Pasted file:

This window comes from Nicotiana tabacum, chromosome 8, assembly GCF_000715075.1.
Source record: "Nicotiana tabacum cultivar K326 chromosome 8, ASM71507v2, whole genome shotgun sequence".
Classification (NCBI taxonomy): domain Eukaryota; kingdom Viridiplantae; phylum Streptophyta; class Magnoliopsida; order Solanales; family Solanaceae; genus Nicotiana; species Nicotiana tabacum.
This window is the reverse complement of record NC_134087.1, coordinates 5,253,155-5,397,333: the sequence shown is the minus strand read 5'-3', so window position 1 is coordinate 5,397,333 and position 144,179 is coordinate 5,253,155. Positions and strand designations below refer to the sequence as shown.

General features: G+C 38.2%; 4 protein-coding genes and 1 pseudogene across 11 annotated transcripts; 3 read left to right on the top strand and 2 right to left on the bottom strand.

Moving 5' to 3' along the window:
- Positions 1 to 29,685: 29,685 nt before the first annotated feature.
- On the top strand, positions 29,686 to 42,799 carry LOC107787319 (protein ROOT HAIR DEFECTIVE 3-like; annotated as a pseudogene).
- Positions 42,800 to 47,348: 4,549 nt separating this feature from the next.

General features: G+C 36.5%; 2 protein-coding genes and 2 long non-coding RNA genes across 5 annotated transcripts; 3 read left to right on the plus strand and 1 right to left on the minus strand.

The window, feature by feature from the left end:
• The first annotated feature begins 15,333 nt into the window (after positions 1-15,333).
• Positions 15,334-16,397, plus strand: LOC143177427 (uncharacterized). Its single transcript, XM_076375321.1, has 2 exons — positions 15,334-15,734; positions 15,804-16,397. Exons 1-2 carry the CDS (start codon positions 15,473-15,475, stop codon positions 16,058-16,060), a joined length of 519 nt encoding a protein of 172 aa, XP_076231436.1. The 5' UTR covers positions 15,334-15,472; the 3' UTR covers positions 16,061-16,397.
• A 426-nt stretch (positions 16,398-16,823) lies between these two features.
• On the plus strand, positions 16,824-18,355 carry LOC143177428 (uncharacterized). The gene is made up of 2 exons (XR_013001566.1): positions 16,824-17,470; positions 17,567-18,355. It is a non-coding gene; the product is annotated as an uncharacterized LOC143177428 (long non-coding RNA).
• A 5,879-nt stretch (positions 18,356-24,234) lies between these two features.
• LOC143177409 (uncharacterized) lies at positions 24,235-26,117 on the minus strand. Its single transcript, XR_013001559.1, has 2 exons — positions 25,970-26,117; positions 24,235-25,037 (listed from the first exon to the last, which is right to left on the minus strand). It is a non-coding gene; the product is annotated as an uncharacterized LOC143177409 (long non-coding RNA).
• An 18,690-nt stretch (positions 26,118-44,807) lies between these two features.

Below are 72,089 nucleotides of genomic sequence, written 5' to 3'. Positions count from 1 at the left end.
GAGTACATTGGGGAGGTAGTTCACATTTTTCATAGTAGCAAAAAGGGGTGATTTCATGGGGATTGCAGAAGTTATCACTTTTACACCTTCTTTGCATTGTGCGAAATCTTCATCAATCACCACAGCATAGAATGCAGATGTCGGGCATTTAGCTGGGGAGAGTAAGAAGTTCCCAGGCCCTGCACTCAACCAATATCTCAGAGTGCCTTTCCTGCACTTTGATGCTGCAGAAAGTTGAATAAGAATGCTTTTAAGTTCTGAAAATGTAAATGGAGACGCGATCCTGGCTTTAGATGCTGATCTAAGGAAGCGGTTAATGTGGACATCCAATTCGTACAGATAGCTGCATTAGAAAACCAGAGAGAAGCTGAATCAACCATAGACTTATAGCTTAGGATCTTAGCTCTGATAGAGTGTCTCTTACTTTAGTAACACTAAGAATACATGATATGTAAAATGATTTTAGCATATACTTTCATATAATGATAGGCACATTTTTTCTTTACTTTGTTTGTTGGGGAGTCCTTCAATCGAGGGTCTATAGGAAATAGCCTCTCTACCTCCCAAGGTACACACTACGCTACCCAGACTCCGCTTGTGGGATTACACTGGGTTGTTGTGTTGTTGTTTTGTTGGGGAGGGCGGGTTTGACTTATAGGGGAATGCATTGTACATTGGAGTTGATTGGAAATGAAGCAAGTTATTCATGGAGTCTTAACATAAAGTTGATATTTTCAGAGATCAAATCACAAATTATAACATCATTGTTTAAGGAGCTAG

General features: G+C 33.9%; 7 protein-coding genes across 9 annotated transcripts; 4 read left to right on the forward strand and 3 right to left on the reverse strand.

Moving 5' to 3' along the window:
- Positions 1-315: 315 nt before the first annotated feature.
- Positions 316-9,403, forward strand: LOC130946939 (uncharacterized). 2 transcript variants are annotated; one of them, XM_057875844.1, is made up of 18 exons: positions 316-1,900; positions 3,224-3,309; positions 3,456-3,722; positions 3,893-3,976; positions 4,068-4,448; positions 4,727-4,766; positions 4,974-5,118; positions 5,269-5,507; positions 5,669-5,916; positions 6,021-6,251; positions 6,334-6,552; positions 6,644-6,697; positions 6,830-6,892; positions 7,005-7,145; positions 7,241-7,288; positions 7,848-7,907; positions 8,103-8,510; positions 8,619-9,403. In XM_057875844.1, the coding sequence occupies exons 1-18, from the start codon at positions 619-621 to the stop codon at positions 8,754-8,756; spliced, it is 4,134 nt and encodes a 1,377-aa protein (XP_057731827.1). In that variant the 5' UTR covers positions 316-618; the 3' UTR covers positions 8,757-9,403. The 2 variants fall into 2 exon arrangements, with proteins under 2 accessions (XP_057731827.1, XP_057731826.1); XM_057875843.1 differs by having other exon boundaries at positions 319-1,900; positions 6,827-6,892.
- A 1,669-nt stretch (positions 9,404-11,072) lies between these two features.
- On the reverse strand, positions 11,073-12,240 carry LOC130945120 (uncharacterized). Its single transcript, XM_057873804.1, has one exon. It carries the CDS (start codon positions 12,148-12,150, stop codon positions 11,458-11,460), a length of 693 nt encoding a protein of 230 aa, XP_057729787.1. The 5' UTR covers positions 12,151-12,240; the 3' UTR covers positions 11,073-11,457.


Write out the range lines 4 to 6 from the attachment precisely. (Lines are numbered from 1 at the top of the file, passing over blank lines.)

This window is the reverse complement of record NC_134087.1, coordinates 5,253,155-5,397,333: the sequence shown is the minus strand read 5'-3', so window position 1 is coordinate 5,397,333 and position 144,179 is coordinate 5,253,155. Positions and strand designations below refer to the sequence as shown.

General features: G+C 38.2%; 4 protein-coding genes and 1 pseudogene across 11 annotated transcripts; 3 read left to right on the top strand and 2 right to left on the bottom strand.

Moving 5' to 3' along the window: